The study revealed that thorough planning for project viability, high levels of transparency and accountability and a legal framework stipulating policy continuity are the CSFs for delivering water infrastructure projects under the PPP initiative. The findings emerging from factor analysis owing to a close variance revealed the importance of the following grouped factors, namely, public cooperation, project viability and policy and legislation enhancement.
From the results, it is clear that the public sector, as the facilitator of infrastructure development, should create an environment that is conducive for private capital through political will and commitment and the enhancement of policy and legislation where there is no or minimal private participation.
Adequate infrastructure investment from private capital promises to flourish economically and improve the living conditions of the public in the cities and the country at large. To further guarantee the reality of PPPs at a local level, the host government must adequately engage and enlighten the public.
Targets set out by state institutions, with respect to supplying water to deprived communities, seem to be idealistic and not realistic. Study envisioned to assess…
Targets set out by state institutions, with respect to supplying water to deprived communities, seem to be idealistic and not realistic. Study envisioned to assess challenges of financing water infrastructure projects, and determines the role of the state towards infrastructure development by holistically planning and engaging with the private sector.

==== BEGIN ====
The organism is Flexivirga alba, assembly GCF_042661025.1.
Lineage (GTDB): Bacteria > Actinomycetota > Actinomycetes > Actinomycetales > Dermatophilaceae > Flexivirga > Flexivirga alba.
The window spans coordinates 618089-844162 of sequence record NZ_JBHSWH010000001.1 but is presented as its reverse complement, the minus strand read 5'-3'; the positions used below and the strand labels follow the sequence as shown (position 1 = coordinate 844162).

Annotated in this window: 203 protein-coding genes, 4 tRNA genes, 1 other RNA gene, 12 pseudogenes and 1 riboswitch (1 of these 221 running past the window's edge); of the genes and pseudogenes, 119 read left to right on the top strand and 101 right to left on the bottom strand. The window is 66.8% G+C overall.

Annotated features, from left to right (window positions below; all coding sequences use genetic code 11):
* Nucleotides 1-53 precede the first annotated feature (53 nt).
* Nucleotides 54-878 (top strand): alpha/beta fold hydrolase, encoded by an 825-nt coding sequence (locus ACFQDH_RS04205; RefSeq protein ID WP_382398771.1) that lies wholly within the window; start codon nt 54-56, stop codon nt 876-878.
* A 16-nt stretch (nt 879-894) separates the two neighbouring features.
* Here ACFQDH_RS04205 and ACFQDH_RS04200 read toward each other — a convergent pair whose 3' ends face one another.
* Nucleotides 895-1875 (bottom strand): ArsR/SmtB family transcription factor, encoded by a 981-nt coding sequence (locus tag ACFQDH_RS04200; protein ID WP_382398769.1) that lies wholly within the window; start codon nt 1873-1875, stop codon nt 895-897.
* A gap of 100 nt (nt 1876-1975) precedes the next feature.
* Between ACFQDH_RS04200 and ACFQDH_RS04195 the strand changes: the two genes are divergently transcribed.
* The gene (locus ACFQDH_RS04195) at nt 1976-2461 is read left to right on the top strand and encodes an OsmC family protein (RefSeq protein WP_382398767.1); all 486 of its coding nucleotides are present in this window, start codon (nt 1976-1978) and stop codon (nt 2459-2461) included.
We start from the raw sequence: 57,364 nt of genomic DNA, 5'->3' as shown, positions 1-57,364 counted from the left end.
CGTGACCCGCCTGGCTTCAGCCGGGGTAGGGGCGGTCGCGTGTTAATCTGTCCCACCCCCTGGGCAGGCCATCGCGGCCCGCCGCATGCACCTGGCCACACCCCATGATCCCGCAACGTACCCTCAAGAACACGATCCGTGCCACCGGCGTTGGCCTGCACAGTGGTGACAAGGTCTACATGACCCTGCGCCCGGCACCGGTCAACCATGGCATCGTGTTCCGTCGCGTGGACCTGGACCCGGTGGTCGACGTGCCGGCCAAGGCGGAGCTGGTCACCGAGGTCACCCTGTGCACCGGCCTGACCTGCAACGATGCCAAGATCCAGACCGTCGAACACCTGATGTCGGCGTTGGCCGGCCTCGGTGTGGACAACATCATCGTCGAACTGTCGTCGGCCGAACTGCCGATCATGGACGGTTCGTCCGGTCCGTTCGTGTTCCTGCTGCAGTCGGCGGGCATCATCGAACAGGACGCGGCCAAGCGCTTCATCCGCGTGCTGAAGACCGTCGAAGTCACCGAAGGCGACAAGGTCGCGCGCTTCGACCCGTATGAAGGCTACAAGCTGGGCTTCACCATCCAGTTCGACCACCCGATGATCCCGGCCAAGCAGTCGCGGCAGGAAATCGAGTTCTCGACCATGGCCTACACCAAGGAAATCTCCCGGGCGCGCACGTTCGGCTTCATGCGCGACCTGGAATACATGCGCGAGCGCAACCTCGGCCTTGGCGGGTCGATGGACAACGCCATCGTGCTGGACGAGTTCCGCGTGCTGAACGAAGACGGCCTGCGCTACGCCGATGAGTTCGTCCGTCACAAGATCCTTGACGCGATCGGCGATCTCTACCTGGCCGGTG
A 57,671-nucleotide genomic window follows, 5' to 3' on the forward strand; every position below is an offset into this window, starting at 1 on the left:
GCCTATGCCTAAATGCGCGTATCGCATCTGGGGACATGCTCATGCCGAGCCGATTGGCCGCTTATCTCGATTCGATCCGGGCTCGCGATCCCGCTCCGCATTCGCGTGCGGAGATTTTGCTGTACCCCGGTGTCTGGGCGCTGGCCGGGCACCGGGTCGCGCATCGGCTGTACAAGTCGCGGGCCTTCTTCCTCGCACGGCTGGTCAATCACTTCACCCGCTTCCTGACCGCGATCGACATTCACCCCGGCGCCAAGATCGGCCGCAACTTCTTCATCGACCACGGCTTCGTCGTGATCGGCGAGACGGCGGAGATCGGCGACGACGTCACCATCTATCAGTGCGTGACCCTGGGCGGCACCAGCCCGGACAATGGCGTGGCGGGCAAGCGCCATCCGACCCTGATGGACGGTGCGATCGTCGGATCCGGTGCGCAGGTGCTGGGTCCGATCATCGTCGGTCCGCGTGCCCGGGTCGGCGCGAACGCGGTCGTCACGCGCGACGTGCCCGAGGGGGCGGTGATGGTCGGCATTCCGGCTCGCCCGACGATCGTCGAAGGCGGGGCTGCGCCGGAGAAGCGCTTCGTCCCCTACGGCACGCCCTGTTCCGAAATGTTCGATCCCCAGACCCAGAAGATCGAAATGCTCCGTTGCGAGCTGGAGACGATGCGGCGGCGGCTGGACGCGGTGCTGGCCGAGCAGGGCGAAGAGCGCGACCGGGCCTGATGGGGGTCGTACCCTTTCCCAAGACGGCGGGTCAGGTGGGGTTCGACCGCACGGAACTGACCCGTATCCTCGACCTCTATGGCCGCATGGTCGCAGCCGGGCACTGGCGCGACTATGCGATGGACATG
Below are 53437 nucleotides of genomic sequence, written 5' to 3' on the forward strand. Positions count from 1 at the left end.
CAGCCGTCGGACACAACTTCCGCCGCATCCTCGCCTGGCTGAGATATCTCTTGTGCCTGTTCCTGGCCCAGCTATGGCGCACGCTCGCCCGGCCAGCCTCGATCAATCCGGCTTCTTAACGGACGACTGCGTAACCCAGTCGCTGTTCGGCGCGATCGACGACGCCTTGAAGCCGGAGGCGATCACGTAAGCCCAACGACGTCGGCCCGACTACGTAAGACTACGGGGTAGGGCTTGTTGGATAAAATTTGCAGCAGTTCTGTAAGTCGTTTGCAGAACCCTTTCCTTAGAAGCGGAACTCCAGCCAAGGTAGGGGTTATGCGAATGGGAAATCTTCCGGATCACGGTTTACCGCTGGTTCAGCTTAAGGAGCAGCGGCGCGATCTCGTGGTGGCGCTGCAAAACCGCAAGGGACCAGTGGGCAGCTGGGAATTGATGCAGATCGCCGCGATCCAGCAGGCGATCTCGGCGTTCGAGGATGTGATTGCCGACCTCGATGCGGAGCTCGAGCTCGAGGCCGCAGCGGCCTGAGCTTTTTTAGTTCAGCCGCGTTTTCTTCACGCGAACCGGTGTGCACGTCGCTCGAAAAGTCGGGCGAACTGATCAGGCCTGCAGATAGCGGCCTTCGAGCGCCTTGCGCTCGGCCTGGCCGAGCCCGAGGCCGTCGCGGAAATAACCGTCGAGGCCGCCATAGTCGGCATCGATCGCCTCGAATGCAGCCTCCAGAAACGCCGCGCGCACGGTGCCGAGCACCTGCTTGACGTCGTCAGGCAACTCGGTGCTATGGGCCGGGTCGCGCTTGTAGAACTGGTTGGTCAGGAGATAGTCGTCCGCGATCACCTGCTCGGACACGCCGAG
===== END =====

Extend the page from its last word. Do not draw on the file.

The study adopted a quantitative approach, whereby a questionnaire survey was conducted among different stakeholders involved in water infrastructure projects in South Africa. Data gathered were analysed using percentages, mean item score and standard deviation.
The study revealed that most challenges affecting the success of the financing of water infrastructure projects in South Africa are corruption, hostility towards private participation, cost recovery constraints, high fiscal deficits by state government, unreliable planning and procurement processes, and a rapid increasing number of municipalities that lack technical and administrative capacity to plan implement, operate and maintain water assets.
This research paper investigates projects’ financing challenges with a broad inspection on the role of the public sector. The apparent role of the international structures such as OECD, IMF and World Bank had no influence in the study. From the findings, it is clear that the central government and state institutions lack the necessary resources to accelerate infrastructure development, water infrastructure in particular. The study, thus, recommends a complete expansion and development of state capacity as well as improved collaborations with the private sector to drive the success delivery of services to the public.
Improved and flexible regulations and legislative guidelines are required to ensure that both sectors fulfil their side of the bargain, with an ultimate goal of meeting the predetermined targets of supplying adequate water to the deprived communities.